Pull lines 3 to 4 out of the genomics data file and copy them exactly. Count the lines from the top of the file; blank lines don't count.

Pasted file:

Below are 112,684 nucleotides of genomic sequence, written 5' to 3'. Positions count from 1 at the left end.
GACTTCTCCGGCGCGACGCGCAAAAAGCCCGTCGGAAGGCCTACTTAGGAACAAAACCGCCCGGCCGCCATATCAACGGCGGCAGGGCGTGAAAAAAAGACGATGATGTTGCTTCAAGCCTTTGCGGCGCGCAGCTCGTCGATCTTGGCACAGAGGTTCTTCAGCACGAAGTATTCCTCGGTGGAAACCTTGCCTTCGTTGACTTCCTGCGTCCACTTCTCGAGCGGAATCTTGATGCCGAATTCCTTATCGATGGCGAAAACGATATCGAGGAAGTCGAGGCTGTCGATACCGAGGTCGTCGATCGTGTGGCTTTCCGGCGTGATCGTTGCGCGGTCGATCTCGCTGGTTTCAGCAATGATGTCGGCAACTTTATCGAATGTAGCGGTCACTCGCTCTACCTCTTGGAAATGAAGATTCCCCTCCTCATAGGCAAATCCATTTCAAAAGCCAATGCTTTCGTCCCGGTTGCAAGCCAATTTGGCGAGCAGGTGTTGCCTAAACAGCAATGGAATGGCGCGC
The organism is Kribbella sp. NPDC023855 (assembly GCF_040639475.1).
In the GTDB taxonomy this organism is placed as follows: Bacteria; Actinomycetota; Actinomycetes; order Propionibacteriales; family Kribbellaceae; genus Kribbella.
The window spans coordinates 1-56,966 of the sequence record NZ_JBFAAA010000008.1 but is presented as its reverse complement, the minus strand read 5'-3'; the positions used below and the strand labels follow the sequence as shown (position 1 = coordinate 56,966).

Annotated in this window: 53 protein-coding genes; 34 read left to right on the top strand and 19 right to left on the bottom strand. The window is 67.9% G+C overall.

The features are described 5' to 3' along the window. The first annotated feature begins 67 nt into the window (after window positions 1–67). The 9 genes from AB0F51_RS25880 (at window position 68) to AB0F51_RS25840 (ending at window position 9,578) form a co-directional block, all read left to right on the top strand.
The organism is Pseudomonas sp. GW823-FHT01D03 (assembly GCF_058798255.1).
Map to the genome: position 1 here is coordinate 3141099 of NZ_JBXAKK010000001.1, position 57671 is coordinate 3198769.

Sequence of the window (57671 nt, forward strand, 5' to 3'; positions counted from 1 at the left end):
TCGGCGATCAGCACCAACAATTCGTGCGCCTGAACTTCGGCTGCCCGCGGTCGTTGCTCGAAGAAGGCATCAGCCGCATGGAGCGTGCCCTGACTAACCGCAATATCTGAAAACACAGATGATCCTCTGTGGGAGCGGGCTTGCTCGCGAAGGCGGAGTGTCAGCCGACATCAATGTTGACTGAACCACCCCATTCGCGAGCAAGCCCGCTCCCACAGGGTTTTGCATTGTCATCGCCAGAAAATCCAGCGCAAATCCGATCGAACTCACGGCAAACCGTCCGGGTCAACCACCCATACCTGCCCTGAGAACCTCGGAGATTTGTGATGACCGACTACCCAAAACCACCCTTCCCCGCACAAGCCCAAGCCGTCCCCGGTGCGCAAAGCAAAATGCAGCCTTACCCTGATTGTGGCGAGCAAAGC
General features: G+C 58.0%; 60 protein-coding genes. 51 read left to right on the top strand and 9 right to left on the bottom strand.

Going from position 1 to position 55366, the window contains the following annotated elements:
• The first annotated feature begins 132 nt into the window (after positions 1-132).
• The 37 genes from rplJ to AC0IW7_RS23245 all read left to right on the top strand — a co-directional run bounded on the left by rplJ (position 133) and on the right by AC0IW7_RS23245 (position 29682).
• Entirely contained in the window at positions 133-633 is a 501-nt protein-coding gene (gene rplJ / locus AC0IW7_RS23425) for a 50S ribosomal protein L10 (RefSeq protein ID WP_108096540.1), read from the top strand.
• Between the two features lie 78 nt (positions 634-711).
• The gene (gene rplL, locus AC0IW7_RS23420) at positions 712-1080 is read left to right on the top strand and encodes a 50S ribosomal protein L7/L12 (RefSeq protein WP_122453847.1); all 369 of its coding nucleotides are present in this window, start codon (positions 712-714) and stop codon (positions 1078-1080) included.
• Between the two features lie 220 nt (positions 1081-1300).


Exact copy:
The organism is Kribbella sp. NPDC023855 (assembly GCF_040639475.1).
In the GTDB taxonomy this organism is placed as follows: Bacteria; Actinomycetota; Actinomycetes; order Propionibacteriales; family Kribbellaceae; genus Kribbella.